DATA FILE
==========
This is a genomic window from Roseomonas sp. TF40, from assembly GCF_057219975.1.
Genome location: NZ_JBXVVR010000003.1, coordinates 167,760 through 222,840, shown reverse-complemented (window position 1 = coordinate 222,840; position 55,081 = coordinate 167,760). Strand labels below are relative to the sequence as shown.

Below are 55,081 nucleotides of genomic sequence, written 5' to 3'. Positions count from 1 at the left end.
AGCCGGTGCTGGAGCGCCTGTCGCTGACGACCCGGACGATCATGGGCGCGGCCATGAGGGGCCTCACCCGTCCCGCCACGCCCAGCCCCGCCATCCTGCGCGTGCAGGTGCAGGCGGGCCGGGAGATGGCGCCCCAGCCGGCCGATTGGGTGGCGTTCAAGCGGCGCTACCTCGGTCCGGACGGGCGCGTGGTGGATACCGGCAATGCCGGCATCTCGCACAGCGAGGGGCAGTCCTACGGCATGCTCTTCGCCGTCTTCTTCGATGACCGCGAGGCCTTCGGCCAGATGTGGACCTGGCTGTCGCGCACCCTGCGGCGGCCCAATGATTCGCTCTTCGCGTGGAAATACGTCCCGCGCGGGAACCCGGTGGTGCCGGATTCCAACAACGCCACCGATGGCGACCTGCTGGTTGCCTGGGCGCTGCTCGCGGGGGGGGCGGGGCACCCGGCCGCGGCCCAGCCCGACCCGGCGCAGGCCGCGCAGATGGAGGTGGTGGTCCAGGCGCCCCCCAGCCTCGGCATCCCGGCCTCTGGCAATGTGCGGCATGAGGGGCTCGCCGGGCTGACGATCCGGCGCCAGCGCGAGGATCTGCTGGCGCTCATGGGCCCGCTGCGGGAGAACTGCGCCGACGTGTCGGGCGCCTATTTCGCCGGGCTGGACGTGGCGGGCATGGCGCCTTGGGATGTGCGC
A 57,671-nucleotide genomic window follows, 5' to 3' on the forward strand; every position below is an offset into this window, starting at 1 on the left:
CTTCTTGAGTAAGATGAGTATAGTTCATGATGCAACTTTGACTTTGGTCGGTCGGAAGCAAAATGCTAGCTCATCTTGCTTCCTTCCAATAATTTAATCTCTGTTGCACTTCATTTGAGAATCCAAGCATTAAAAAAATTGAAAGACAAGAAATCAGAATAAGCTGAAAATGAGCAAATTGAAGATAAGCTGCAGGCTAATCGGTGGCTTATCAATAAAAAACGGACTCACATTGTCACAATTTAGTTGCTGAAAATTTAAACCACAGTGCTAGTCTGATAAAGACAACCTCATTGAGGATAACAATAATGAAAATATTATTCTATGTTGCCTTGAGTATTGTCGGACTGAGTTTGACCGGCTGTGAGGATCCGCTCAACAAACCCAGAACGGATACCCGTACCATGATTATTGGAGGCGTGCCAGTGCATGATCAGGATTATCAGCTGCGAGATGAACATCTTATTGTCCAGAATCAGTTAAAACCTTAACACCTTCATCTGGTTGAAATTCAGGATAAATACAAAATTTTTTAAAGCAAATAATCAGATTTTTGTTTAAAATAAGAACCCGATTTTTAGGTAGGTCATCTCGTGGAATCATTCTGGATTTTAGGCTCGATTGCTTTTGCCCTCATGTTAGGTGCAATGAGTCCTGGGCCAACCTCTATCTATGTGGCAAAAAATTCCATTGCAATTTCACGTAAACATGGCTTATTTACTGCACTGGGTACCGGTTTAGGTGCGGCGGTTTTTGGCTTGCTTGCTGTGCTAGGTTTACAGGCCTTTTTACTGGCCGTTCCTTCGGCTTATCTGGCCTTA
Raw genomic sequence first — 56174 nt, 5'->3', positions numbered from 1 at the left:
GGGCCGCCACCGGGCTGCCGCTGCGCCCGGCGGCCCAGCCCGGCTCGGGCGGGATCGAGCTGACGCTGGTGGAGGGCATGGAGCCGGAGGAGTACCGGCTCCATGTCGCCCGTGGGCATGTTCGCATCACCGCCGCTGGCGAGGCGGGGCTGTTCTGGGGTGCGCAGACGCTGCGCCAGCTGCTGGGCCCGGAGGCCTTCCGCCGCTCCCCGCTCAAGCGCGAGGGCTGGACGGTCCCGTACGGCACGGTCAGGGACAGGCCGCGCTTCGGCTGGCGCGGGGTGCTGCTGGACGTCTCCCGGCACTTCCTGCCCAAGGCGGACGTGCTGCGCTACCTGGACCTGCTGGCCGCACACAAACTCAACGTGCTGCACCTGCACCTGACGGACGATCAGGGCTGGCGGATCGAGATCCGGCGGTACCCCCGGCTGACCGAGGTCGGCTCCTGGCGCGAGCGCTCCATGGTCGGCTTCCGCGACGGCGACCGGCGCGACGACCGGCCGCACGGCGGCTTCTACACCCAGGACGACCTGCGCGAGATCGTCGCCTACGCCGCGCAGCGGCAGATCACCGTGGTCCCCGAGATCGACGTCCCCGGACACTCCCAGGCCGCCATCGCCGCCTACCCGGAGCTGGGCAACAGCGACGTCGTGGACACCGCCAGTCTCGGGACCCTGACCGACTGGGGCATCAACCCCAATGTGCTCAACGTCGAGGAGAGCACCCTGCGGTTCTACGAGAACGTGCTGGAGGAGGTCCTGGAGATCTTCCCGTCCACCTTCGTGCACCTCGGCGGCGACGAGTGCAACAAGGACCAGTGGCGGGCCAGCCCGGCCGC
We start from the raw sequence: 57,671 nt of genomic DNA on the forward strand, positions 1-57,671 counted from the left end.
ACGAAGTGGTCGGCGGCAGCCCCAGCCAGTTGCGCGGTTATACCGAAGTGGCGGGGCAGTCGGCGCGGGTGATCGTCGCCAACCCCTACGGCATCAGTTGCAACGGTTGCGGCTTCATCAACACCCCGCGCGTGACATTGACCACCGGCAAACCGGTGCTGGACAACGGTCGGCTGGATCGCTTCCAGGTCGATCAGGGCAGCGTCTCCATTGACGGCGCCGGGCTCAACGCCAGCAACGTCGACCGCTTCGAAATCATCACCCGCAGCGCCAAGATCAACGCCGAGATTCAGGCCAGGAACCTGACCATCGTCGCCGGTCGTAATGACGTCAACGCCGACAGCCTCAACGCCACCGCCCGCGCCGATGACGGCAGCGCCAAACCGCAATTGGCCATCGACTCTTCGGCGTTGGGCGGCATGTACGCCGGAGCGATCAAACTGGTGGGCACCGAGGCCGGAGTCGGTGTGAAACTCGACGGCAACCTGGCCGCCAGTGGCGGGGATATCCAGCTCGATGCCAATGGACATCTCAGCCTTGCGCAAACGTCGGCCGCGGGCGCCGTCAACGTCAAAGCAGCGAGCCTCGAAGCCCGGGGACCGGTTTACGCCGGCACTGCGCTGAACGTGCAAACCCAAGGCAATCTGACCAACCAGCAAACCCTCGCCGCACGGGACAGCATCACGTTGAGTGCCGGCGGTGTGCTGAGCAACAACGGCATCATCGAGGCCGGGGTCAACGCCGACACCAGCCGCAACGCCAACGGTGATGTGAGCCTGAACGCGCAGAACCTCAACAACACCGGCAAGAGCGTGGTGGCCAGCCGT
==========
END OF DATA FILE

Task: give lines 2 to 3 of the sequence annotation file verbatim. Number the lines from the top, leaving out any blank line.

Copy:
Genome location: NZ_JBXVVR010000003.1, coordinates 167,760 through 222,840, shown reverse-complemented (window position 1 = coordinate 222,840; position 55,081 = coordinate 167,760). Strand labels below are relative to the sequence as shown.

Below are 55,081 nucleotides of genomic sequence, written 5' to 3'. Positions count from 1 at the left end.